Full Text Available Genotyping-by-sequencing (GBS represents a highly cost-effective high-throughput genotyping approach. By nature, however, GBS is subject to generating sizeable amounts of missing data and these will need to be imputed for many downstream analyses. The extent to which such missing data can be tolerated in calling SNPs has not been explored widely. In this work, we first explore the use of imputation to fill in missing genotypes in GBS datasets. Importantly, we use whole genome resequencing data to assess the accuracy of the imputed data. Using a panel of 301 soybean accessions, we show that over 62,000 SNPs could be called when tolerating up to 80% missing data, a five-fold increase over the number called when tolerating up to 20% missing data. At all levels of missing data examined (between 20% and 80%, the resulting SNP datasets were of uniformly high accuracy (96-98%. We then used imputation to combine complementary SNP datasets derived from GBS and a SNP array (SoySNP50K. We thus produced an enhanced dataset of >100,000 SNPs and the genotypes at the previously untyped loci were again imputed with a high level of accuracy (95%. Of the >4,000,000 SNPs identified through resequencing 23 accessions (among the 301 used in the GBS analysis, 1.4 million tag SNPs were used as a reference to impute this large set of SNPs on the entire panel of 301 accessions. These previously untyped loci could be imputed with around 90% accuracy. Finally, we used the 100K SNP dataset (GBS + SoySNP50K to perform a GWAS on seed oil content within this collection of soybean accessions. Both the number of significant marker-trait associations and the peak significance levels were improved considerably using this enhanced catalog of SNPs relative to a smaller catalog resulting from GBS alone at ≤20% missing data. Our results demonstrate that imputation can be used to fill in both missing genotypes and untyped loci with very high accuracy and that this leads to more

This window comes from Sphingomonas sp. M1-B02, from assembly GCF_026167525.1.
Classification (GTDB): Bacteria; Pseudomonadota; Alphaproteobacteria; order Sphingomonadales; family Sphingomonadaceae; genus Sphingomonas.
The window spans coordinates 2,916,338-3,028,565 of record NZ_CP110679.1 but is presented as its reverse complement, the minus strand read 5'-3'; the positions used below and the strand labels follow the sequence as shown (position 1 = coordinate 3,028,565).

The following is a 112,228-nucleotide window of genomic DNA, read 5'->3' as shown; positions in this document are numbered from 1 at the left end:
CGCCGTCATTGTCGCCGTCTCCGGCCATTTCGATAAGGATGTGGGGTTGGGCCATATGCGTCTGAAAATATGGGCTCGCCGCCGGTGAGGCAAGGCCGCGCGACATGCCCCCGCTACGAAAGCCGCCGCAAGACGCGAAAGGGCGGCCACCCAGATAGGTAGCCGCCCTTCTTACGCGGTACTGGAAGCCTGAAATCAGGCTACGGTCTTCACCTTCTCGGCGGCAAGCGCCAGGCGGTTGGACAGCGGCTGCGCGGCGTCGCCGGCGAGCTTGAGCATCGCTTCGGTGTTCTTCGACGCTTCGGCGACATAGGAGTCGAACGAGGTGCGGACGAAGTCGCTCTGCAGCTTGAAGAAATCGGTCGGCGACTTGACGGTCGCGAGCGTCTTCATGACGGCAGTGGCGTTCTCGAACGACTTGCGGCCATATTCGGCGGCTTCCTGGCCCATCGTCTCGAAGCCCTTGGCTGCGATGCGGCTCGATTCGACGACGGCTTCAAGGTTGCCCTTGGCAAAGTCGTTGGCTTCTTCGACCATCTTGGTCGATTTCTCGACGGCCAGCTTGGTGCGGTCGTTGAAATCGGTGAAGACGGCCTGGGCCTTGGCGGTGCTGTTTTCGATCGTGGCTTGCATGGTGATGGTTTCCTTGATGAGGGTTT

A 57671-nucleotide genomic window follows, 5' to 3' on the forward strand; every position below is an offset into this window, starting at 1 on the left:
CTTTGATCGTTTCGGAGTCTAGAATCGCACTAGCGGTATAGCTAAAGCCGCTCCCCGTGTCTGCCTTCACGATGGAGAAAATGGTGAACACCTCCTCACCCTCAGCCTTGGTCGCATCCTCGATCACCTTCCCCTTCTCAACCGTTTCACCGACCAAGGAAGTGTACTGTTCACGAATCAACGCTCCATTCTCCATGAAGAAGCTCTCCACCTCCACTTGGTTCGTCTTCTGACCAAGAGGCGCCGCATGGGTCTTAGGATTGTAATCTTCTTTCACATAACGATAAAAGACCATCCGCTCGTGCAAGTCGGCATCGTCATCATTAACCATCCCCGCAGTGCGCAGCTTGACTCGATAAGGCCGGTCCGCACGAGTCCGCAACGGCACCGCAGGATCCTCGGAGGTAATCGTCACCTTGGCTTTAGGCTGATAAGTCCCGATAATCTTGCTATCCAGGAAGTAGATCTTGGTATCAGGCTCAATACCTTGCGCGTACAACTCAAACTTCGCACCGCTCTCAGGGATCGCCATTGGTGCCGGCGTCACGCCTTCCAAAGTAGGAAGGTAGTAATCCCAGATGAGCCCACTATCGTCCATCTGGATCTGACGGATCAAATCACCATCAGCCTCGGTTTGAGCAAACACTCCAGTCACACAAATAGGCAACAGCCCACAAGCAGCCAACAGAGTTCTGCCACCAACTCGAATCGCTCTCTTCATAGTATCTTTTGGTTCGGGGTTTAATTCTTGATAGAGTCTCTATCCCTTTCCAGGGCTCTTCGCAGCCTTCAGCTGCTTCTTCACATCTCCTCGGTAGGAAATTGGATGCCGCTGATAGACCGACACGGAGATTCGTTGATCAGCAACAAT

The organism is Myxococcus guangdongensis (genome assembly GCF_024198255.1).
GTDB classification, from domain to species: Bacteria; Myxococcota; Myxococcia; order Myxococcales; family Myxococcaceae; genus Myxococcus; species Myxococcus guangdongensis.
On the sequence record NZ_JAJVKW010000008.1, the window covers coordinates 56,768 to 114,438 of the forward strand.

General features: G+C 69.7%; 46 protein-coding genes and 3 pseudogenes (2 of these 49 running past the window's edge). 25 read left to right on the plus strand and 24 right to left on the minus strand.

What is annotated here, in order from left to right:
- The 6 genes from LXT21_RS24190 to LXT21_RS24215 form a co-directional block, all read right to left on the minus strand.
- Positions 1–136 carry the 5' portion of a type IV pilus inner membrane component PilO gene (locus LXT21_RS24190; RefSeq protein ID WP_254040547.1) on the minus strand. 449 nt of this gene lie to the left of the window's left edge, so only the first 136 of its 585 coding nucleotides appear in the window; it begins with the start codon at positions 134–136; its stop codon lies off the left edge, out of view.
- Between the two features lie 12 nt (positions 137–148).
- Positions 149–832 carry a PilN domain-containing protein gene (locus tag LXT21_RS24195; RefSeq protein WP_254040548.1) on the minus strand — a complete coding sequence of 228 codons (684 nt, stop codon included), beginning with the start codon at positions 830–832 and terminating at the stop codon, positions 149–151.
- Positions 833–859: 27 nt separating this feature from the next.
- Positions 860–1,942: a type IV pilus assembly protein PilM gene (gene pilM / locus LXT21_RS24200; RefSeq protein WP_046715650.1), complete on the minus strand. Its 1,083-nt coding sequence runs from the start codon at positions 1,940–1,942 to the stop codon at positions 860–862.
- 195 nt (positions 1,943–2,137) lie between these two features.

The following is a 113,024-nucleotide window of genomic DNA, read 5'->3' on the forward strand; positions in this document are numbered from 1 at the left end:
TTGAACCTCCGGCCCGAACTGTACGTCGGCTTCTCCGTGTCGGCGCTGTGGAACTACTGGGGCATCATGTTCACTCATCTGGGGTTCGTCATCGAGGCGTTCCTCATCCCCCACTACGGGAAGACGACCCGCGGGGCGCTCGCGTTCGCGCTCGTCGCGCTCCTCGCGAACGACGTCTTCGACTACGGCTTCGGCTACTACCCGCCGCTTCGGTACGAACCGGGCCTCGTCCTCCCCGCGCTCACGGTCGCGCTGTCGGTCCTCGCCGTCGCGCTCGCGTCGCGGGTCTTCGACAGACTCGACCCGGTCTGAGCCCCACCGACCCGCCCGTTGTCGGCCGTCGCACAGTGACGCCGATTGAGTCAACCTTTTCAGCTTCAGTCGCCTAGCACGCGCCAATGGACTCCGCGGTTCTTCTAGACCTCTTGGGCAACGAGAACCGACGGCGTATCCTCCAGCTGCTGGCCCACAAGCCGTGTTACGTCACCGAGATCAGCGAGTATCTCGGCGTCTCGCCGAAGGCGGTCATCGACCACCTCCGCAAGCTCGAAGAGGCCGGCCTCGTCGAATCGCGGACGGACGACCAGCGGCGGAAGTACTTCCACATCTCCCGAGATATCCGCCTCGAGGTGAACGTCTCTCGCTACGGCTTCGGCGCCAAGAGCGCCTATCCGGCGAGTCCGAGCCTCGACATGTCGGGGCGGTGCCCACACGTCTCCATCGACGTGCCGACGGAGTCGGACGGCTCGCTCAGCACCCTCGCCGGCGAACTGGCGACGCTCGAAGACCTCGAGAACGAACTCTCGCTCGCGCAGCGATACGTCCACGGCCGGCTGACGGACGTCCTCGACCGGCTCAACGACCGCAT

3. Development of a dense SNP-based linkage map of an apple rootstock progeny using the Malus Infinium whole genome genotyping array

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    Antanaviciute Laima

    2012-05-01